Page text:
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Navy Plans More Live Fire Training In Florida
By Sean Mussenden
November 26, 2002
AVON PARK -- The Navy is planing to step up live fire bombing runs in Florida as it braces for the impending closure of the controversial Vieques range, a top Navy official said Monday.
With the Navy set to leave the Puerto Rican island -- its premier Atlantic training site -- next May, it is taking steps to relocate training exercises to ranges across the Southeast. "We've been using Vieques for years and years and years . . . But the reality is we're leaving Vieques," said Adm. Robert J. Natter. He spent Monday morning meeting with community leaders near the Air Force Training Range at Avon Park, one of three Florida sites where the Navy hopes to increase its use of live munitions.
The Navy plans to increase non-live fire training missions at four other Florida sites. It runs live fire exercises at Eglin Air Force Base in the Panhandle and Pinecastle Bombing Range in the Ocala National Forest, said Capt. Michael E. Brady, and hopes to add Avon Park to that list.
A training accident killed a civilian guard in Vieques in 1999, touching off a firestorm of criticism. Protestors from Puerto Rico and beyond successfully pressured the U.S. government to force the Navy off the island.
With that in mind, Natter -- the top official in the Atlantic Fleet -- and his deputies are gauging public sentiment near the sites where the Navy hopes to increase its bombing activities, like Ocala, or begin new live fire activities, like Avon Park. The Air Force uses Avon Park for training.
In stark contrast to Puerto Rico, where bombing galvanized everyone from island politicians and activists to celebrities such as actor Martin Sheen, there seems to be little opposition to the expansion in Florida.
The Florida Coalition for Peace and Justice has opposed dropping live munitions on environmental grounds. Carol Mosley, state coordinator, could not be reached for comment Monday. The Navy is conducting environmental impact studies in advance of the increased bombing activities in Florida, Natter said.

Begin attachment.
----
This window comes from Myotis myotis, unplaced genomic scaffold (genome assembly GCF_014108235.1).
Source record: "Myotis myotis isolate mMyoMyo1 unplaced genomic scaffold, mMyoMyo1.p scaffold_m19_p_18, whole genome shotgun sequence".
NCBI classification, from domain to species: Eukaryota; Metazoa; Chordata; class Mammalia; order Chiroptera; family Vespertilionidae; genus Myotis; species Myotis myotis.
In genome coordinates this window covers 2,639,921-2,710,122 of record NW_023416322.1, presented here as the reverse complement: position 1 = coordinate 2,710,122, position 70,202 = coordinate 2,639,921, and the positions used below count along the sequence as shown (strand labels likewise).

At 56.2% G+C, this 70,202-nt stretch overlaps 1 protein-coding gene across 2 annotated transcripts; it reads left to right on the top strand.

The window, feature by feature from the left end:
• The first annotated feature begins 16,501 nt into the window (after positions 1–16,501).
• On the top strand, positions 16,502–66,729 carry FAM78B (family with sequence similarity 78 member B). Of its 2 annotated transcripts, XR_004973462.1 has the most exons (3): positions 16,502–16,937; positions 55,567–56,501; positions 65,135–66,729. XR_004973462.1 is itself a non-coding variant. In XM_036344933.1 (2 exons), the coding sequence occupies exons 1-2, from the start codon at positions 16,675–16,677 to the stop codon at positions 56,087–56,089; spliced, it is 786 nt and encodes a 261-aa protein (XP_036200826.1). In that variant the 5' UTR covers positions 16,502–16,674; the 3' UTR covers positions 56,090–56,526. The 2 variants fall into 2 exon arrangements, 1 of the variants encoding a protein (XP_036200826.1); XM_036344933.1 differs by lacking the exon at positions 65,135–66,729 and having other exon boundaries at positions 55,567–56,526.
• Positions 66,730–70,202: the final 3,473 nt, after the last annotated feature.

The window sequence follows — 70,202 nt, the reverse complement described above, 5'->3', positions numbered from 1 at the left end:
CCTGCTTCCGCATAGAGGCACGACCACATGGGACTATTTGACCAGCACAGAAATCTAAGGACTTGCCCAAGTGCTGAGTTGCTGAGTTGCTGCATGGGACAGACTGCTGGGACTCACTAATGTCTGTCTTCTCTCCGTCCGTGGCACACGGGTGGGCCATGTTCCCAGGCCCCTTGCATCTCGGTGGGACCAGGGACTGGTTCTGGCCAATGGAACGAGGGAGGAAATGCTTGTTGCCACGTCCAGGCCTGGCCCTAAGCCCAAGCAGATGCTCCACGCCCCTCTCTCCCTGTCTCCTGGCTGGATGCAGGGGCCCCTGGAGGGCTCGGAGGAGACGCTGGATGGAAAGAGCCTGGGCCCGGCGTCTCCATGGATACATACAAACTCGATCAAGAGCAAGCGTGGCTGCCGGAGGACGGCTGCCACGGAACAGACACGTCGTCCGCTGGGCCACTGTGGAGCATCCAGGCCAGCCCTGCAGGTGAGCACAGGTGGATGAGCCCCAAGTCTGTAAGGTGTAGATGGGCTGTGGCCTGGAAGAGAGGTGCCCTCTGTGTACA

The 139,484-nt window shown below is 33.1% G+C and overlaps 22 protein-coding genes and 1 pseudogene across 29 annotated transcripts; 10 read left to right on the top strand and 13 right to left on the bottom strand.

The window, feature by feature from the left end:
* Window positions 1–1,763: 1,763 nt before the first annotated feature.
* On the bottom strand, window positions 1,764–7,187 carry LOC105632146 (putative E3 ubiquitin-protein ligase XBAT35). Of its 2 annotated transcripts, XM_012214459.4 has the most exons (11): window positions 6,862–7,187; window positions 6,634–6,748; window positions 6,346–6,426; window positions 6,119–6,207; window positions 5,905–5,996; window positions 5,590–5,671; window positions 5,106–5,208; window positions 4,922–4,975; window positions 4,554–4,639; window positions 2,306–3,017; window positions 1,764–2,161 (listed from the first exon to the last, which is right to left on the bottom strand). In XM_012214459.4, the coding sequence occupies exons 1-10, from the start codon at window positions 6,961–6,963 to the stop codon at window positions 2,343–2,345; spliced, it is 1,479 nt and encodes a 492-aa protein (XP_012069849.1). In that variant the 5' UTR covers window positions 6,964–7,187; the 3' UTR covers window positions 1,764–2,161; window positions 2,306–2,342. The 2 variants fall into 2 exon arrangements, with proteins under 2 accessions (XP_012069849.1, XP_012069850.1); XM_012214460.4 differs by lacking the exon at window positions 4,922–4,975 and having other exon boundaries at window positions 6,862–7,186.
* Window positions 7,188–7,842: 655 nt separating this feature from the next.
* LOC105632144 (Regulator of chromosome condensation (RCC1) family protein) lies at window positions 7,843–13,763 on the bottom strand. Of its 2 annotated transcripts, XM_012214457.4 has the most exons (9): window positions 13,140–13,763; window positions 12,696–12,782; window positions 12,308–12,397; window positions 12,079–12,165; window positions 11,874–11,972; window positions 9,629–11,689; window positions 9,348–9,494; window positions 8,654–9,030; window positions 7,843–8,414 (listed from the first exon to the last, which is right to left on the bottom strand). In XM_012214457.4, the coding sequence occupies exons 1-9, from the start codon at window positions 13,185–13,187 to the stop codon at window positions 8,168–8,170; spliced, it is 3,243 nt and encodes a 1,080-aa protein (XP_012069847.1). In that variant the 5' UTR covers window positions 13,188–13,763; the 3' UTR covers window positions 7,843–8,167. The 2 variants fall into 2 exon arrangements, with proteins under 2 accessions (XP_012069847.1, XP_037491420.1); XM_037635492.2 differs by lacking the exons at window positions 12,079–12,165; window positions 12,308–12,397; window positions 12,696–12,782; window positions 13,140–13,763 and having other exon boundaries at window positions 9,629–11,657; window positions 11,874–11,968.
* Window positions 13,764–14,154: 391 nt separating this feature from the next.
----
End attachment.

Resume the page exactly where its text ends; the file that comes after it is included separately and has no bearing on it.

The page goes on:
The military and defense contractors bring more than $30 billion to the state every year. With base closings always a possibility, the state has an interest in remaining a willing partner with the Department of Defense, said Pamella Dana, director of Gov. Jeb Bush's Office of Tourism, Trade, and Economic Development.
"Other states that are giving the military fits at every turn, the military might not choose to stay there," said Dana, who is working with the Navy to bring the increased training activities.
In Avon Park, a tiny town in the conservative citrus and cattle country, the bombs that fall almost daily at the nearby 125-square-mile range are loud enough to rattle windows.
"You might have had a few people complain before 9-11, but not after. We need to be ready," said John Thompson, who runs a fish camp on Lake Arbuckle at the range entrance.
"As long as we drop one on Osama, they can drop live bombs here all they want," said Marcus Lanfier, 18, taking a smoke break inside a convenience store near the range.